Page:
By JAMES MITCHELL
Sunday Times Newspapers
SOUTHGATE – No news – or at least very little change – in the city’s financial picture was greeted as promising news as Southgate officials offered a stable budget and nominal increase in water rates charged to residents.
“The budget reflects the consistent manner in which revenues and expenses have been managed in for the last six years,” City Administrator Bryce Kelley said. “It’s cautious and conservative, but we haven’t lost any ground.”
City council members considered the proposed 2016-17 municipal budget during its meeting May 4, and final approval is expected on May 18. Elected officials also new water and sewer rates charged to residents in response to an increase charged to the city by Detroit.
“We don’t have control over the water rates,” Mayor Joseph Kuspa told council. “We’re beholden to what they send to us and we have to pass that along to residents.”
The proposed water usage rate of $23.79 – reflecting a $1.15 increase per 1,000 cubic feet – was unanimously supported by council. Sewer rates remained at $29.93 per 1,000 cubic feet, and the capital rate of $6 per 1,000 cubic feet also showed no increase from the previous year.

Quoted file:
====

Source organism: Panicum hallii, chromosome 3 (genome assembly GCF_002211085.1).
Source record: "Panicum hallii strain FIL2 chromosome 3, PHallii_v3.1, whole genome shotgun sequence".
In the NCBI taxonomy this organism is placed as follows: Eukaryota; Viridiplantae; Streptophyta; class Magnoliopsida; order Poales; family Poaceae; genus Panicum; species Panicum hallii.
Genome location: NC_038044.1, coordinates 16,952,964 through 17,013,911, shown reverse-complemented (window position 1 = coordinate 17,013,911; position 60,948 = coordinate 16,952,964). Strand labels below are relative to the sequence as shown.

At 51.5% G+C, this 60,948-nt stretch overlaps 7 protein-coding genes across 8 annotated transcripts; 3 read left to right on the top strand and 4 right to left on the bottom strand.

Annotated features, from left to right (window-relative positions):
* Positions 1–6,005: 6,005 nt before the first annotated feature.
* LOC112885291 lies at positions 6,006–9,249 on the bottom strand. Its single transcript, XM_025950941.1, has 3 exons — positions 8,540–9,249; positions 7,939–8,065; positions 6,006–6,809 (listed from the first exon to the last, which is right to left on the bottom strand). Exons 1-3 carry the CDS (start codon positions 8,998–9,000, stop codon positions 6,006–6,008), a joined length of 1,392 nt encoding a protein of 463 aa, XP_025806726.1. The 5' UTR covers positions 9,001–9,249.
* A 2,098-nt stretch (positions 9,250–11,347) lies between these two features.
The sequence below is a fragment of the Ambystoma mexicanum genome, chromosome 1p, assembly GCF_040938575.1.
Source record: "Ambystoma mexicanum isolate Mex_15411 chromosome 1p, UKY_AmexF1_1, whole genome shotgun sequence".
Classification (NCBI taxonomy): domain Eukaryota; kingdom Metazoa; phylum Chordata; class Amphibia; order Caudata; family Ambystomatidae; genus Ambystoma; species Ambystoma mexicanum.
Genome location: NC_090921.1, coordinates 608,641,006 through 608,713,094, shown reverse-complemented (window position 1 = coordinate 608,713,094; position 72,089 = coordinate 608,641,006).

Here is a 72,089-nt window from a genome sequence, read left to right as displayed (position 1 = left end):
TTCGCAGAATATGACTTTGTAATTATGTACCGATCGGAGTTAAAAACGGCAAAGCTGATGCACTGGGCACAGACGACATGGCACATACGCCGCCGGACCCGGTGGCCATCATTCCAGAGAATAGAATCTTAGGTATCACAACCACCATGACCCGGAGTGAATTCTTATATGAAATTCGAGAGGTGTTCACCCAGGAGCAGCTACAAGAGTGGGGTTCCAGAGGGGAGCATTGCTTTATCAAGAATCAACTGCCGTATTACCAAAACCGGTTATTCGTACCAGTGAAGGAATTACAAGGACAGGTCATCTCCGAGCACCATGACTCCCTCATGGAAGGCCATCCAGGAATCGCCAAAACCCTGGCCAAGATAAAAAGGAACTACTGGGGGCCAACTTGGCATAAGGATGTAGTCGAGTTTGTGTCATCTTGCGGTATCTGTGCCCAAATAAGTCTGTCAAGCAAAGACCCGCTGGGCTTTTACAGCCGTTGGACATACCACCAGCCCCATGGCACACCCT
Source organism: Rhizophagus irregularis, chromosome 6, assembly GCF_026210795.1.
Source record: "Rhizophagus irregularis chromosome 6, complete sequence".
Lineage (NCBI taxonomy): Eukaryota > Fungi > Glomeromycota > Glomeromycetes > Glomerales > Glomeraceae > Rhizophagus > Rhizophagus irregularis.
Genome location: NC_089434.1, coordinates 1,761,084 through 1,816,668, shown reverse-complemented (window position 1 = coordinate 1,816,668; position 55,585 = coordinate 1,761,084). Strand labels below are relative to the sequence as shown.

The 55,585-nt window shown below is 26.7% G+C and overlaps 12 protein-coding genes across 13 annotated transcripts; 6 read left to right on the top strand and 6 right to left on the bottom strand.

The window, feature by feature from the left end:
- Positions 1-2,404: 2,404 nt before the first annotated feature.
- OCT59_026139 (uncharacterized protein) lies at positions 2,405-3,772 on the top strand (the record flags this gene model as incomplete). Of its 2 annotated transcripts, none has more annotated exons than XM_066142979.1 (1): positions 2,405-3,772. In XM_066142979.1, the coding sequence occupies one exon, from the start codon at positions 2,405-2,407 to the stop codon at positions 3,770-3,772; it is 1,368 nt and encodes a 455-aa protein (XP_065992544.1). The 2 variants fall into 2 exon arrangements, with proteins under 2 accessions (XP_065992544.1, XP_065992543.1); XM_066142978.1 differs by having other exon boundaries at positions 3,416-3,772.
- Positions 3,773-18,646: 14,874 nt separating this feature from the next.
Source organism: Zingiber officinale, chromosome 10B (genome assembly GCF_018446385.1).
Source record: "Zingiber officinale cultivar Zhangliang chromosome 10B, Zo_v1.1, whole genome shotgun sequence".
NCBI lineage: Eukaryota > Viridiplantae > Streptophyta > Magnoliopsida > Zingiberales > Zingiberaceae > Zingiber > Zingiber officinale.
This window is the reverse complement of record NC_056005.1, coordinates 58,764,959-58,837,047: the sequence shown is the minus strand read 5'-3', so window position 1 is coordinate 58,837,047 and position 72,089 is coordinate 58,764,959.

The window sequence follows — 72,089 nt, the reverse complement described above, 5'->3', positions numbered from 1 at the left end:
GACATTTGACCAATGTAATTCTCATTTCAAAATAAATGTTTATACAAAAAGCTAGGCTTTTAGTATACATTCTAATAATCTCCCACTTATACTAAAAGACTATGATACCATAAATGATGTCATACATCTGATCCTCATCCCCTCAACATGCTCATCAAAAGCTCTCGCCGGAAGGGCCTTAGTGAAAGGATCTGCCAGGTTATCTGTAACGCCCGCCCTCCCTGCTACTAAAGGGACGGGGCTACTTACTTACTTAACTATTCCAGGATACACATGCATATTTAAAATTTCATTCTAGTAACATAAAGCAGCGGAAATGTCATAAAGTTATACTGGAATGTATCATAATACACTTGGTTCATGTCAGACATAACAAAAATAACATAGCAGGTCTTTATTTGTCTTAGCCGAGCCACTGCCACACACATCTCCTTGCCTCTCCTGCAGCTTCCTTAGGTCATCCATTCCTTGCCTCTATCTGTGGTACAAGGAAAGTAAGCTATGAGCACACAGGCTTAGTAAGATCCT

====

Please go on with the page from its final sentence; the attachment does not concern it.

Assistant City Administrator and Finance Director David Angileri said the increase would result in no change to the city budget, which by law must remain balanced for public services.
“We’re obligated not to run in a deficit,” Angileri said. “Not passing along the increase could affect the balance.”
Maintaining a balanced budget reflected continued stability for the city, which Kelley said will operate with largely the same finances next year. Revenues and expenses are projected to balance at $21.9 million, with a slight increase in property values offsetting inflation.
“We’ll continue to watch our money and be frugal,” Kelley said. “We’ll make sure that the levels of services hold steady and may improve a bit.”
Kelley said the year ahead will include a few road projects, that the police department had filled a few vacancies to provide additional presence in the community, and that interest continues to grow in the city’s available commercial spaces.
“There’s a lot of interest in the retail and food service sectors,” Kelley said. “We’re also getting what I call ‘serious looks’ at some of the large parcels. All in all we’re stable and steady.”
(James Mitchell can be reached at email@example.com.)